Before I start my list of favorite(ish) books, though, I want to note something I’ve just noticed. Many of the ones I’ve chosen are about what Rose calls “creation of self through narrative” and David Fiore calls “identiy-formation through narrative-building.” These are narratives that literalize narrative: the characters in these stories usually know or figure out they’re in a story. Sometimes they get to meet the Author. I think if we humans were offered a little discussion time with God—not just your standard prayer or divine visions but a meeting in which you could get some real answers—most of us would eagerly accept the offer. Even those of us who don’t believe in Him would, I think—wouldn’t you like to know what God would have to say about all those clever arguments atheists have come up with to “disprove” Her existence? I know I would. Can God create a rock so heavy even He can’t lift it?

Why is there suffering? Why didn’t you ever answer my prayers—is it just because I didn’t believe in you? If you had a chance to get not just the answers but The Answer to Life, the Universe, and Everything—well, who wouldn’t be tempted by that? We have all these questions we’d love to ask God, but She doesn’t answer (if God exists then He seems to have been out to lunch for the last few million years, and I never trust people who have a personal relationship with Jesus). The only place we can get God to answer our questions is in our fantasies, that place where we’re more powerful than God and get to tell Her what to do. I think that’s why there are so many stories about meeting God. But then, God (creator of the Wor[l]d) and an author (creator of words) have a lot in common, don’t they? J.R.R. Tolkien discusses writing, especially of fantastic stories, as a reverent imitation of God’s creation of the world in his essay “On Faerie Stories.” In Animal Man, Grant Morrison and God are the same.

My Bookshelf (for now) consists (largely, but not at all entirely) of fiction texts that take on these intersections of text, authorship, and humanity’s own search for cosmological answers.

The Iron Dragon’s Daughter, Michael Swanwick

The dangerous thing about finding God and asking your questions is, of course, what if God won’t answer? Or can’t answer? What if He answers but the answers make even less sense than your own feeble guesses? What if the only useful thing you got out of your meeting with God was a reminder of the idea of free will—and you couldn’t even get God to tell you whether you actually have free will or if it’s just a comforting fiction you invented yourself? Are you even capable of dealing with the responsibility for your own stupid mistakes and fucked-up life, the liberating and terrifying fine-print clause in the free-will contract? (And why didn’t God ever ask if you wanted to sign that contract?)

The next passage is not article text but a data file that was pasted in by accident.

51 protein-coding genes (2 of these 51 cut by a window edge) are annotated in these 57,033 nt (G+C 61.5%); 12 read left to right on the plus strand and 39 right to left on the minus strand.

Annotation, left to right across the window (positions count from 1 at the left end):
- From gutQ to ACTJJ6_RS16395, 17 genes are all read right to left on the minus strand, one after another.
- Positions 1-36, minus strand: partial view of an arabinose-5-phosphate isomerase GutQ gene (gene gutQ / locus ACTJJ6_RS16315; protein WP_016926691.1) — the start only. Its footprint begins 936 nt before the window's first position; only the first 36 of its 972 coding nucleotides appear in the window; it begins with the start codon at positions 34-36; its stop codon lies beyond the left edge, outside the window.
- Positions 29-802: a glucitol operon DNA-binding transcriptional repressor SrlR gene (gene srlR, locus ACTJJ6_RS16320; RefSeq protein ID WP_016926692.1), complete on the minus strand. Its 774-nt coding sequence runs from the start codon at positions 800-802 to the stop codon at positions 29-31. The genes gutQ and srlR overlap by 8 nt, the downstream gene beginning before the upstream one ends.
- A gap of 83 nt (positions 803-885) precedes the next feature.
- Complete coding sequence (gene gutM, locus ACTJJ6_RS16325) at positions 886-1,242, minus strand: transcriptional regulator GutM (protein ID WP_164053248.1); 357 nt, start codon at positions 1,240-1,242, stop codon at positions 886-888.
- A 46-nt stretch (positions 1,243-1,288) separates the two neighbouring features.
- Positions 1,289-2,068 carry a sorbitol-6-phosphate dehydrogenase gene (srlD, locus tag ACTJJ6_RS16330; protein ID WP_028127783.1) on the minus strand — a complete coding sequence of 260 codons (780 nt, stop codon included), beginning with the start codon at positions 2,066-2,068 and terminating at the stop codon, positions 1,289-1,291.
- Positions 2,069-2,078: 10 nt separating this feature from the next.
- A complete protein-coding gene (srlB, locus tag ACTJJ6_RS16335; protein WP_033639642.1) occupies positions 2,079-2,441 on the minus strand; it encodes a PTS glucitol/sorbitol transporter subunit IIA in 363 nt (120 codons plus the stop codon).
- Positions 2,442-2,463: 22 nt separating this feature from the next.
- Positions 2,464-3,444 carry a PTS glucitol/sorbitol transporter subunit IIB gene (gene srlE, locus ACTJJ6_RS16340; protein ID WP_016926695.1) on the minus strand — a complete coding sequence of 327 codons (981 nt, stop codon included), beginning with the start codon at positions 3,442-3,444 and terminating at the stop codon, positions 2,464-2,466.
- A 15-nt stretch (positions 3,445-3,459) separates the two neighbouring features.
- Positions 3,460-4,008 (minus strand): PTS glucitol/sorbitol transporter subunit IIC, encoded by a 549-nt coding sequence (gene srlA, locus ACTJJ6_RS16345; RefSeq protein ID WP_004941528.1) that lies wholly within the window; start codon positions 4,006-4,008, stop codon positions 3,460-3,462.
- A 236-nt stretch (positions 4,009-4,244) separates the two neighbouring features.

(In other words, what if you were human?)

The Dark Tower, Stephen King

The fantasy epic about a gunslinger straight out of The Good, the Bad, and the Ugly, on a quest for The Answer, which lies at the highest level of the Dark Tower—or does it lie in the home of the young writer of Salem’s Lot? King thinks the opening sentence of The Gunslinger, the first book of his Dark Tower series, may be the best opener he’s written in his career: “The man in black fled across the desert, and the gunslinger followed.” I like the next sentence even more: “The desert was the apotheosis of all deserts, huge, standing to the sky for what might have been parsecs in all directions.” It’s the “parsecs” that makes it great—any writer with the audacity to put “parsecs” in the second sentence of a book like The Gunslinger, and the skill to actually pull it off without sounding like a jerk, is a writer worth reading. (In the recent and ill-conceived revised edition of The Gunslinger, King foolishly replaced “parsecs” with some safer and forgettable word. Too bad for him.)

Vurt, Jeff Noon

Labyrinths are almost as important a theme in this genre as the quest for God, labyrinths as a metaphor of the text. The goal at the center of the textual labyrinth is meaning… but there’s a nasty structural ‘flaw’ in the labyrinth: there is no center! There is no one perfect interpretation of any text—even the simplest of texts may have several plausible interpretations. (This is not to say all interpretations of a text are equally plausible—the lack of one correct interpretation is not the same as the lack of any wrong one.) And don’t fall for the intentional fallacy—a statement of the author’s intended meaning may look like a map to the center of the text, but it’s only another textual labyrinth. What do you do with a centerless labyrinth (the only escape is not to read)? Why not be a writer yourself, a creator of labyrinths?